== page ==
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Cold Day
Cheap
Easy
45 - 180 min
Items needed
Dog Bags
Leash
Map
Red Light
Warm Clothes
Activity description
You can hike in the woods in almost every national park in the country but Great Sand Dunes National Park offers something that very few others can: open-space night hikes. Because of the park's elevation, dry air and limited light pollution, you'll get an unhindered view of the night sky quite a few days out of the year. The park has numerous kinds of nocturnal wildlife, a completely different view of the stars and sky at night, a clear shot of the moon when present and a mystical glow off the light-colored sands. It's as cheap as park fees and as easy as taking a hike during the day. Plus, it the hotter months of the year, it's a great way to explore the dunes without getting your and your dog's feet scorched by 150 degree sand!
Step
1
Pick your night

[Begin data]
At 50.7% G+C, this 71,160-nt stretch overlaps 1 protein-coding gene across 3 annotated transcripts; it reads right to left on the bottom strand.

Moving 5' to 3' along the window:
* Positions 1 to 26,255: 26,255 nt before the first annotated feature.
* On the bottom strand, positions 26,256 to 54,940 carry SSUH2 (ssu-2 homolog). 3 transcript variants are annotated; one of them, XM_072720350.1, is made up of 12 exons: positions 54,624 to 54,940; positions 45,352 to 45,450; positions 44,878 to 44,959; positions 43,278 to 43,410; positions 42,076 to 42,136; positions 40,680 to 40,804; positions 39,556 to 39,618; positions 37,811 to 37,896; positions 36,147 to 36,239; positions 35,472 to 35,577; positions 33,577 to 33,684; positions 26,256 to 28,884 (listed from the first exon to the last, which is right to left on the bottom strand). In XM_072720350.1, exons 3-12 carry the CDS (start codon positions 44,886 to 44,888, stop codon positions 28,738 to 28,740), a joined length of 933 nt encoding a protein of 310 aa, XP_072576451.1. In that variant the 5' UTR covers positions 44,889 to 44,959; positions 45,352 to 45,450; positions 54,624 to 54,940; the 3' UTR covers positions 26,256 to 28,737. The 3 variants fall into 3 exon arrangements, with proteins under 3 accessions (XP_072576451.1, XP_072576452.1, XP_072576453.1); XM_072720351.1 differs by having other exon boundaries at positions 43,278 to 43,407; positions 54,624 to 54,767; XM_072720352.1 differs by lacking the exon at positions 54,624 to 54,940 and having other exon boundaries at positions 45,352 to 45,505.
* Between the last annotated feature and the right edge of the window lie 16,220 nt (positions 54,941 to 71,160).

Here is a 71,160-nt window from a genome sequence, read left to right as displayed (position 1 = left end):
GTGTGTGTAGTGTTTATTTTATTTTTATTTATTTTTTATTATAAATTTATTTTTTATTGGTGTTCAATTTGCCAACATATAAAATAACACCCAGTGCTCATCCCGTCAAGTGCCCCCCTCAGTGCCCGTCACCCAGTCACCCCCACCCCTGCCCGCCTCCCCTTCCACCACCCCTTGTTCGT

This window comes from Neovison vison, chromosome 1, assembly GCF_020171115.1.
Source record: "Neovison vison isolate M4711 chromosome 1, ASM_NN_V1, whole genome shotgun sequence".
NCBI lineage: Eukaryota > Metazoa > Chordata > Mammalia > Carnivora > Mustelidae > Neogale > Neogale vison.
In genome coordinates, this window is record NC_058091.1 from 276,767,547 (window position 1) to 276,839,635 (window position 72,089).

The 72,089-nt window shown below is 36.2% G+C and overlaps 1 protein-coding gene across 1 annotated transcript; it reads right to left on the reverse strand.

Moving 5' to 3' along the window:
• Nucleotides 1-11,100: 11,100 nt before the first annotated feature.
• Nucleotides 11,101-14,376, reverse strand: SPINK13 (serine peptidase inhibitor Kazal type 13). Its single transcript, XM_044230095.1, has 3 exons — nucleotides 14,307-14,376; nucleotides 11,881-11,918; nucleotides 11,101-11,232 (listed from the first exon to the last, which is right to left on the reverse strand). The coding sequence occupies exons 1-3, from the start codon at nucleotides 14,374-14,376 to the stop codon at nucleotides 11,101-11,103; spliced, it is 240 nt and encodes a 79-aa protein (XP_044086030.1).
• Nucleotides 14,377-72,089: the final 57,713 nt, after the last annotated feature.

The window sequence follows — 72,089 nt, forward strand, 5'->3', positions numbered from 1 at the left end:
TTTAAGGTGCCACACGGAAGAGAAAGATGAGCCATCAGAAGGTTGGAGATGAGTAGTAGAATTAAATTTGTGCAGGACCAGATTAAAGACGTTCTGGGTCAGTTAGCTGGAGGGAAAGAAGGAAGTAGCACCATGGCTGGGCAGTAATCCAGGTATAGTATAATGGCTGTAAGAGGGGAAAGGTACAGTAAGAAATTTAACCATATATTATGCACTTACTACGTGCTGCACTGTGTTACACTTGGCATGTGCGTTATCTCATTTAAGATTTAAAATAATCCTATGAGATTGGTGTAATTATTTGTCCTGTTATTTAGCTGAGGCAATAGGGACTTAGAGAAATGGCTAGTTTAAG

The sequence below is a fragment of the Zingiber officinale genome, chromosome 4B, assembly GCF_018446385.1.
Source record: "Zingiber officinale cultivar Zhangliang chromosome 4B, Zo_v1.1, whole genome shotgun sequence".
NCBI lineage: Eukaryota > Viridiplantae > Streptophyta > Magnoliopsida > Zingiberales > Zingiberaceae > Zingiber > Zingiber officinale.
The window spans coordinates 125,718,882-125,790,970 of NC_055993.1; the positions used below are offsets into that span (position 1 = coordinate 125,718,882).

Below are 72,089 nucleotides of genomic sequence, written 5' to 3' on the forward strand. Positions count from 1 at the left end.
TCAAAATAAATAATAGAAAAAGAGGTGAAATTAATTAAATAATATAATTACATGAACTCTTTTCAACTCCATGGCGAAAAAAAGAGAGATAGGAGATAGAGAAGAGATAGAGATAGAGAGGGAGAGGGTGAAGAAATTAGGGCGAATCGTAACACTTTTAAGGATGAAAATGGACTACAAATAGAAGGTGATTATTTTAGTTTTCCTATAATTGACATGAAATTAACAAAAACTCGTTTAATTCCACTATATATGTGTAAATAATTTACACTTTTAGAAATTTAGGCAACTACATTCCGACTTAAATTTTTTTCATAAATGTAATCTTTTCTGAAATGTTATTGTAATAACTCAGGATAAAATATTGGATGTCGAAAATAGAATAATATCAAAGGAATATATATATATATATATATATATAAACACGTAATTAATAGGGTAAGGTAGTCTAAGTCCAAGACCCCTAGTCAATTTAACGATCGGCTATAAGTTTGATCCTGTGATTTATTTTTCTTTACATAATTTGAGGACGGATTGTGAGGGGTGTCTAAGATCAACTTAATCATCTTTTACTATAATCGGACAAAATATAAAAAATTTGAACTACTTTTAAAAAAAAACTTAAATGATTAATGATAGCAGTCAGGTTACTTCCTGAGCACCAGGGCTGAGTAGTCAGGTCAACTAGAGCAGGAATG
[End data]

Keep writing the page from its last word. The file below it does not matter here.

While there are quite a few nights out of the year you can go, there are certainly some that are better than others. Hardier adventurers will be able to take advantage year-round while others may be turned off by the cold or rainy weather, both of which can provide even more options in terms of views of the environment. Choose a night that will be comfortable and features something you want to see, if there's anything specific. The fuller the moon and the less the clouds, the more you'll see the stars and the glow of the sands beneath your feet, but you can also plan to go during the rain to see more frogs or certain times of year to see the elk.
Step
2
Supplies
While you may not need much out of the ordinary for this trip, you'll definitely want the basics of water and dog-specifics like bags and a leash, along with temperature appropriate clothing, and that includes your dog if you happen to go when it's particularly chilly. Otherwise, it's also best to procure a red light over a standard flashlight. Not only will bright white lights potentially ruin others' enjoyment of the nighttime dunes, but it can blind both you and other wildlife, compromising safety and enjoyment for both parties.